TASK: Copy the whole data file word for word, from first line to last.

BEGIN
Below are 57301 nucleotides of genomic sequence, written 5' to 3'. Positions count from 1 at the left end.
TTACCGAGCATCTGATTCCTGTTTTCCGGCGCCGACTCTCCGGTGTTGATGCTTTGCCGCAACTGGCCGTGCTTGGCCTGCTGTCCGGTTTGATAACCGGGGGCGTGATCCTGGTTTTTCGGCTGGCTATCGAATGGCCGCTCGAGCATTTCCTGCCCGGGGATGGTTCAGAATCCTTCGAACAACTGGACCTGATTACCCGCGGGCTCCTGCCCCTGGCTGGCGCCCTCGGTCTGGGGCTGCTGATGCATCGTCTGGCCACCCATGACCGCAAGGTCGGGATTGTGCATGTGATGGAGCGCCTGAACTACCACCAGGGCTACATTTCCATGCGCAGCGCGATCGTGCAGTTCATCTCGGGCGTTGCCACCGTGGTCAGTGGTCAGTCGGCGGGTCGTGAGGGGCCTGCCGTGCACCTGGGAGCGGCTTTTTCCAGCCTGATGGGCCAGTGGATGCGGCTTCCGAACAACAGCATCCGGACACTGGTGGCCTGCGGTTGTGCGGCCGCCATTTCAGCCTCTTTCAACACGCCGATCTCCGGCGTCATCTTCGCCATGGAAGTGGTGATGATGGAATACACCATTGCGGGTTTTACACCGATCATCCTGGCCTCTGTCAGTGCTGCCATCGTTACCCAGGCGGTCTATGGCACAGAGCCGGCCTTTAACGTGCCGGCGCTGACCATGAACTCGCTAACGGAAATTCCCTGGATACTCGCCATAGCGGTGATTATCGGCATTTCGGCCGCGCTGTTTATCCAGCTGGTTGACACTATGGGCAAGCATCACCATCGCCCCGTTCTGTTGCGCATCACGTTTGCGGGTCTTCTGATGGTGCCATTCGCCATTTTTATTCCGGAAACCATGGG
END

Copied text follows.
Below are 57301 nucleotides of genomic sequence, written 5' to 3'. Positions count from 1 at the left end.
TTACCGAGCATCTGATTCCTGTTTTCCGGCGCCGACTCTCCGGTGTTGATGCTTTGCCGCAACTGGCCGTGCTTGGCCTGCTGTCCGGTTTGATAACCGGGGGCGTGATCCTGGTTTTTCGGCTGGCTATCGAATGGCCGCTCGAGCATTTCCTGCCCGGGGATGGTTCAGAATCCTTCGAACAACTGGACCTGATTACCCGCGGGCTCCTGCCCCTGGCTGGCGCCCTCGGTCTGGGGCTGCTGATGCATCGTCTGGCCACCCATGACCGCAAGGTCGGGATTGTGCATGTGATGGAGCGCCTGAACTACCACCAGGGCTACATTTCCATGCGCAGCGCGATCGTGCAGTTCATCTCGGGCGTTGCCACCGTGGTCAGTGGTCAGTCGGCGGGTCGTGAGGGGCCTGCCGTGCACCTGGGAGCGGCTTTTTCCAGCCTGATGGGCCAGTGGATGCGGCTTCCGAACAACAGCATCCGGACACTGGTGGCCTGCGGTTGTGCGGCCGCCATTTCAGCCTCTTTCAACACGCCGATCTCCGGCGTCATCTTCGCCATGGAAGTGGTGATGATGGAATACACCATTGCGGGTTTTACACCGATCATCCTGGCCTCTGTCAGTGCTGCCATCGTTACCCAGGCGGTCTATGGCACAGAGCCGGCCTTTAACGTGCCGGCGCTGACCATGAACTCGCTAACGGAAATTCCCTGGATACTCGCCATAGCGGTGATTATCGGCATTTCGGCCGCGCTGTTTATCCAGCTGGTTGACACTATGGGCAAGCATCACCATCGCCCCGTTCTGTTGCGCATCACGTTTGCGGGTCTTCTGATGGTGCCATTCGCCATTTTTATTCCGGAAACCATGGG